To support the ailing oil shale industry, the government temporarily lowered environmental fees in early 2016. Instead of restoring the previous regime, the state is planning to introduce a new system in 2018.
According to the Ministry of Economic Affairs and Communications, proposals to the effect are currently in the works. Press spokesman Rasmus Ruuda told ERR on Wednesday that they were working on them together with the ministries of finance and the environment.
In an interview with ERR on Wednesday, Minister of Economic Affairs Kadri Simson (Center) said that what would follow next depended on the joint efforts of the three ministries. “There’s the question as well whether or not we’ll have to make an exception in the sense that they’ll depend on whether shale oil or electricity is produced,” Simson said.
Such an exception is currently in place. Simson said that according to her discussions with the previous minister of the environment, the exception would likely remain in place. In the meantime Marko Pomerants (IRL) has left, and Siim Kiisler (IRL) has been appointed in his place.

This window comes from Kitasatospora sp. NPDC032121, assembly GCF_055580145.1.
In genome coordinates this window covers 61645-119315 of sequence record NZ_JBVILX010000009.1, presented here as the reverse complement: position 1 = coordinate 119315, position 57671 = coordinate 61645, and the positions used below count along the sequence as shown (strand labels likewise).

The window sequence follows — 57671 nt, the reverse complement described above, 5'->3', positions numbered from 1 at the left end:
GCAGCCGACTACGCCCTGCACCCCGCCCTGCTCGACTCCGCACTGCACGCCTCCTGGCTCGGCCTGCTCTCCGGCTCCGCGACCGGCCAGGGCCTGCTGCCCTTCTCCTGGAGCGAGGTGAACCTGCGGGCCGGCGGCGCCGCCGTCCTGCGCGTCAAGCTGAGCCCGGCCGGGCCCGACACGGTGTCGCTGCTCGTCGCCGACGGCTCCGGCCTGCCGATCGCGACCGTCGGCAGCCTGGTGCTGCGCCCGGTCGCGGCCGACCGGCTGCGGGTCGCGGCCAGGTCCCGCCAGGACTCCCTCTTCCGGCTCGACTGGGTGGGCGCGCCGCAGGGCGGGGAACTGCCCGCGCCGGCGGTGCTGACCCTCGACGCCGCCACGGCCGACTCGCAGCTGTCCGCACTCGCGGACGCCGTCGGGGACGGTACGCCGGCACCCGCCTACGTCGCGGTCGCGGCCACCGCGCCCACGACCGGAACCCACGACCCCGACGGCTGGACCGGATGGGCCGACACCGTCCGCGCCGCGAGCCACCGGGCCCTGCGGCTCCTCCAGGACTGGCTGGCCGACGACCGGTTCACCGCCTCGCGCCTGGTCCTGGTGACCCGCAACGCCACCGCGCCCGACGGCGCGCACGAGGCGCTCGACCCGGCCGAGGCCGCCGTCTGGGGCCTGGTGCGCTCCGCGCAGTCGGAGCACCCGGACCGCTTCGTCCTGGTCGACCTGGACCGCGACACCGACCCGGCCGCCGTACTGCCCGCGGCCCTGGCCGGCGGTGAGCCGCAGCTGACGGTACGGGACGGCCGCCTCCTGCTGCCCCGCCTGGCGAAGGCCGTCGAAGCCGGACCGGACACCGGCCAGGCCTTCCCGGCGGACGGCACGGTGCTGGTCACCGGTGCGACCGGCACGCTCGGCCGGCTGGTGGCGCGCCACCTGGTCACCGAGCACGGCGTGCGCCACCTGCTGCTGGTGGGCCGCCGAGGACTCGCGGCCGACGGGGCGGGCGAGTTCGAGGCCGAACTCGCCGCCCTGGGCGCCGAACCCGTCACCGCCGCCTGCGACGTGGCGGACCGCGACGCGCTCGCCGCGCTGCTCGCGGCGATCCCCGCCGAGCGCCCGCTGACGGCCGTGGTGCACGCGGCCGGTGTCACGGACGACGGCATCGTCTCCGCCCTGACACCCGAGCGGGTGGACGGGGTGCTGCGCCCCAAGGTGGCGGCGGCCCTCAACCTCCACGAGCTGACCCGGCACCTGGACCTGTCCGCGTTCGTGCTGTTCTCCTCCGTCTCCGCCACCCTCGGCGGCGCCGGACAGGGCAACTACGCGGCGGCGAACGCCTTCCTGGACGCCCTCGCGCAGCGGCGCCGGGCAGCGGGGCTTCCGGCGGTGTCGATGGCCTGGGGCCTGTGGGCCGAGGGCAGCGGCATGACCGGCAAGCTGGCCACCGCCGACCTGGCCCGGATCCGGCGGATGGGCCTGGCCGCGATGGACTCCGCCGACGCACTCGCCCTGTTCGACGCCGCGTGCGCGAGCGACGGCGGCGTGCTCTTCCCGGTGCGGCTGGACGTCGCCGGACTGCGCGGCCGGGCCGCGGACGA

Simson also said that the fees would remain dependent on the global oil price in the future.
The government lowered the environmental fees paid by mining and processing companies on their oil shale operations a year and a half ago. The most important fees were reduced to the 2009 level, and local governments that previously profited from an increased coefficient lost this advantage.
Then minister of economic affairs, the Reform Party’s Kristen Michal, said at the time of the decision that the next step would have to be a new system that would take the global oil price into account as a basic consideration. Michal announced the new scheme for 2018.
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